Hike or Bike the Corvallis-to-the-Sea Trail, Oregon

When it officially opened in 2021, the Corvallis-to-the-Sea Trail was the realization of a decades-long dream to connect the Willamette Valley and the Oregon Coast via a brand-new hiking and biking trail. Starting in downtown Corvallis and ending just south of Newport, the winding trail cuts through the urban bustle, bucolic farmland, rolling hillsides and more – all in just 62 miles. Along the way, it gives dedicated day hikers, busy backpackers, and cyclists plenty of new terrain to explore through a rich variety of landscapes showcasing the beauty of the Willamette Valley and the Oregon Coast Range. 

The Corvallis-to-the-Sea Trail’s eastern terminus sits at the confluence of the Willamette and Marys rivers near the southern edge of downtown Corvallis. From there, the trail follows a bike path between Corvallis and Philomath, passes quiet creeks, darts in and out of young forests, and heads through suburban communities. Once you leave the community of Philomath, the Corvallis-to-the-Sea Trail ascends into the heart of the Oregon Coast Range, where you’ll take rural roads past regal farmhouses, head onto gravel roads through logged forestland, and skirt the northern edge of Marys Peak through forests of cedar and Douglas fir. 

The Corvallis-to-the-Sea Trail passes through remote forestland, so there’s every chance you’ll see deer, elk and a variety of birds that call the region home, and springtime wildflowers are abundant through May in the Coast Range foothills.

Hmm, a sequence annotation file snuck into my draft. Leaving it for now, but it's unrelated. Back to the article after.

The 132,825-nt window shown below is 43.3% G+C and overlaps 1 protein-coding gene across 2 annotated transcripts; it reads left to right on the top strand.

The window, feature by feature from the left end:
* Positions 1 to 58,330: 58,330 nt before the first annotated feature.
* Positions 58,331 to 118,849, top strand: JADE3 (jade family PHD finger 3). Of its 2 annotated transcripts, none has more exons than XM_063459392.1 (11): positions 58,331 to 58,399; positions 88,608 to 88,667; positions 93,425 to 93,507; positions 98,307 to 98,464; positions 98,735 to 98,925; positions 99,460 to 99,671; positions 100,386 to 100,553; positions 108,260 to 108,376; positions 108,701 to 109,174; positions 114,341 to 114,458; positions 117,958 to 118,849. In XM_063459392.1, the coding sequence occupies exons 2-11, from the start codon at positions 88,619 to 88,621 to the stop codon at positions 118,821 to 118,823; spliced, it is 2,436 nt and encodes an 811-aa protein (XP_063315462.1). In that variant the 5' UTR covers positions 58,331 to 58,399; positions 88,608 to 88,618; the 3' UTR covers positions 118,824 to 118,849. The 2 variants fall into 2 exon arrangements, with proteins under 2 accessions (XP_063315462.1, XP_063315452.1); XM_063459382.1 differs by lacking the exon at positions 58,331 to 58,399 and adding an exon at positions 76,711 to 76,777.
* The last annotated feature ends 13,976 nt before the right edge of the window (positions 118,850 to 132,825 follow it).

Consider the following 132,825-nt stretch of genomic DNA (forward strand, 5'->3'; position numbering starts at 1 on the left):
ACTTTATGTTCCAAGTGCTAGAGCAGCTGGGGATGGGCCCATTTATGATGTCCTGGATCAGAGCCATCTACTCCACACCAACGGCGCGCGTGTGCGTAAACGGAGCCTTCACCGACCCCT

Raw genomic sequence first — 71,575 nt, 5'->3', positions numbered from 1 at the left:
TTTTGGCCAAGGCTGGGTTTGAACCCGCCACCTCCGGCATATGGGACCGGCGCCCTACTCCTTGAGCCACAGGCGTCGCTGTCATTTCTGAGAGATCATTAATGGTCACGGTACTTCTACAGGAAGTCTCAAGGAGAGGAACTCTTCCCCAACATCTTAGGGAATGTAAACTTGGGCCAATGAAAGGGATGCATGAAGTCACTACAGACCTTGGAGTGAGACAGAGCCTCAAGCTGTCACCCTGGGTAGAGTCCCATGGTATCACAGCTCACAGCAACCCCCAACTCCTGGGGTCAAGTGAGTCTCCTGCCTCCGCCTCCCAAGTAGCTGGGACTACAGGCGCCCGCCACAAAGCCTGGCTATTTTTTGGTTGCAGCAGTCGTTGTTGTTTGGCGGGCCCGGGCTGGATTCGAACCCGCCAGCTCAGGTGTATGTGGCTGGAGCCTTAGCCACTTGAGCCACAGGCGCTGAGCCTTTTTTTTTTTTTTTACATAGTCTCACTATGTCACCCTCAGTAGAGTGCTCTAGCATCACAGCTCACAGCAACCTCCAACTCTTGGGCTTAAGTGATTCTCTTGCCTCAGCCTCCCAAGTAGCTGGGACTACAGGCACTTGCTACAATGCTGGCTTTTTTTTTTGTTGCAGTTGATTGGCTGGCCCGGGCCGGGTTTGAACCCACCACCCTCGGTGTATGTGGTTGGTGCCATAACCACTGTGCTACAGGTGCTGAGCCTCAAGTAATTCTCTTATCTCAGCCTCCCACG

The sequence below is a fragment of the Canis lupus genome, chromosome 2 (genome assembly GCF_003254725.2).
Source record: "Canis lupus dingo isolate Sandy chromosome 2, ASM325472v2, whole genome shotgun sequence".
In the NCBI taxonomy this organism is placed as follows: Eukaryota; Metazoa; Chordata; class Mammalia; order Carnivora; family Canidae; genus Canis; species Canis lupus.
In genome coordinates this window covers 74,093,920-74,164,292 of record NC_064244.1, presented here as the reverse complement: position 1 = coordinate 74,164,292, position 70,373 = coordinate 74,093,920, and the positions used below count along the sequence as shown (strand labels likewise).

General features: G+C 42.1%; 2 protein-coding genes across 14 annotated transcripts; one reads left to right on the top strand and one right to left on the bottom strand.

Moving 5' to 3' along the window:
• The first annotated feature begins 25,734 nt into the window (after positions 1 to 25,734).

The final stretch of the Corvallis-to-the-Sea Trail descends from the Oregon Coast Range toward the Oregon Coast; along the way, the trail follows old Forest Service roads, heads into moss-covered forests of hemlock and cedar, and passes through logging backcountry. 

The trail comprises several types of stitched-together paths, including bike paths, paved rural roads, gravel logging and Forest Service roads, and single-track dirt trails. Hikers and cyclists must obtain just one permit along the entire trail, and that applies only to the Old Peak Road portion of the trail, just west of Philomath. 

Hiking or cycling the stunning 62 miles of the Corvallis-To-The-Sea Trail offers adventure, solitude, and beauty. Hikers and cyclists who are ready to tackle this challenge should be sure to visit C2CTrail.org and VisitCorvallis.com for all the information needed to start planning the adventure. 



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